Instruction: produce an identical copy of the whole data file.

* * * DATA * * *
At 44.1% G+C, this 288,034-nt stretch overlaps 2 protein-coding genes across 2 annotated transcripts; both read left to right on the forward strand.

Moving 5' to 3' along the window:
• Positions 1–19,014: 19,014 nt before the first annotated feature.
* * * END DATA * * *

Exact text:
At 44.1% G+C, this 288,034-nt stretch overlaps 2 protein-coding genes across 2 annotated transcripts; both read left to right on the forward strand.

Moving 5' to 3' along the window:
• Positions 1–19,014: 19,014 nt before the first annotated feature.